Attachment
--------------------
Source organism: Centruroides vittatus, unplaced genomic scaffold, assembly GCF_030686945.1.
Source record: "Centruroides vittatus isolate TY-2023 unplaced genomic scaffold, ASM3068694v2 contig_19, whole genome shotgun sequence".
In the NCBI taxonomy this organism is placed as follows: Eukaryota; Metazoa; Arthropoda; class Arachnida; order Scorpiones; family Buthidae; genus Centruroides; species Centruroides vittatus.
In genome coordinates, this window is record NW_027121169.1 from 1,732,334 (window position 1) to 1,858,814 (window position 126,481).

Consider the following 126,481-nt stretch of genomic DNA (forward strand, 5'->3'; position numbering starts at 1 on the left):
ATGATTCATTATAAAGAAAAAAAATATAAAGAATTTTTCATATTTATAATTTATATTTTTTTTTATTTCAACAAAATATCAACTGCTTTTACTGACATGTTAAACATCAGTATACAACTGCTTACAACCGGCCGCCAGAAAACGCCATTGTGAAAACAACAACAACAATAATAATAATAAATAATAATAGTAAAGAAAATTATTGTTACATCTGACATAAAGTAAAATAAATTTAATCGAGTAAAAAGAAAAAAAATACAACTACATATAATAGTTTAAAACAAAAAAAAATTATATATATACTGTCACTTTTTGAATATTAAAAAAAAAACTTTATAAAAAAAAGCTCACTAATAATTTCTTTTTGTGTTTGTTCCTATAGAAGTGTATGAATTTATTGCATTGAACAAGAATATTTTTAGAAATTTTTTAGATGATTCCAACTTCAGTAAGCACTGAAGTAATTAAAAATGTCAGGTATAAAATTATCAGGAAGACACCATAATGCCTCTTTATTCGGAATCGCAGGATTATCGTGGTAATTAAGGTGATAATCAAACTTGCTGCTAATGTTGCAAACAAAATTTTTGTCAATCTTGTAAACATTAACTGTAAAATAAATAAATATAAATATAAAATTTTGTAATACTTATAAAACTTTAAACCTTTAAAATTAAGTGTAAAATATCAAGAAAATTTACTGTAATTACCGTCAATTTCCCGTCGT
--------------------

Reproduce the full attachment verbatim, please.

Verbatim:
Source organism: Centruroides vittatus, unplaced genomic scaffold, assembly GCF_030686945.1.
Source record: "Centruroides vittatus isolate TY-2023 unplaced genomic scaffold, ASM3068694v2 contig_19, whole genome shotgun sequence".
In the NCBI taxonomy this organism is placed as follows: Eukaryota; Metazoa; Arthropoda; class Arachnida; order Scorpiones; family Buthidae; genus Centruroides; species Centruroides vittatus.
In genome coordinates, this window is record NW_027121169.1 from 1,732,334 (window position 1) to 1,858,814 (window position 126,481).

Consider the following 126,481-nt stretch of genomic DNA (forward strand, 5'->3'; position numbering starts at 1 on the left):
ATGATTCATTATAAAGAAAAAAAATATAAAGAATTTTTCATATTTATAATTTATATTTTTTTTTATTTCAACAAAATATCAACTGCTTTTACTGACATGTTAAACATCAGTATACAACTGCTTACAACCGGCCGCCAGAAAACGCCATTGTGAAAACAACAACAACAATAATAATAATAAATAATAATAGTAAAGAAAATTATTGTTACATCTGACATAAAGTAAAATAAATTTAATCGAGTAAAAAGAAAAAAAATACAACTACATATAATAGTTTAAAACAAAAAAAAATTATATATATACTGTCACTTTTTGAATATTAAAAAAAAAACTTTATAAAAAAAAGCTCACTAATAATTTCTTTTTGTGTTTGTTCCTATAGAAGTGTATGAATTTATTGCATTGAACAAGAATATTTTTAGAAATTTTTTAGATGATTCCAACTTCAGTAAGCACTGAAGTAATTAAAAATGTCAGGTATAAAATTATCAGGAAGACACCATAATGCCTCTTTATTCGGAATCGCAGGATTATCGTGGTAATTAAGGTGATAATCAAACTTGCTGCTAATGTTGCAAACAAAATTTTTGTCAATCTTGTAAACATTAACTGTAAAATAAATAAATATAAATATAAAATTTTGTAATACTTATAAAACTTTAAACCTTTAAAATTAAGTGTAAAATATCAAGAAAATTTACTGTAATTACCGTCAATTTCCCGTCGT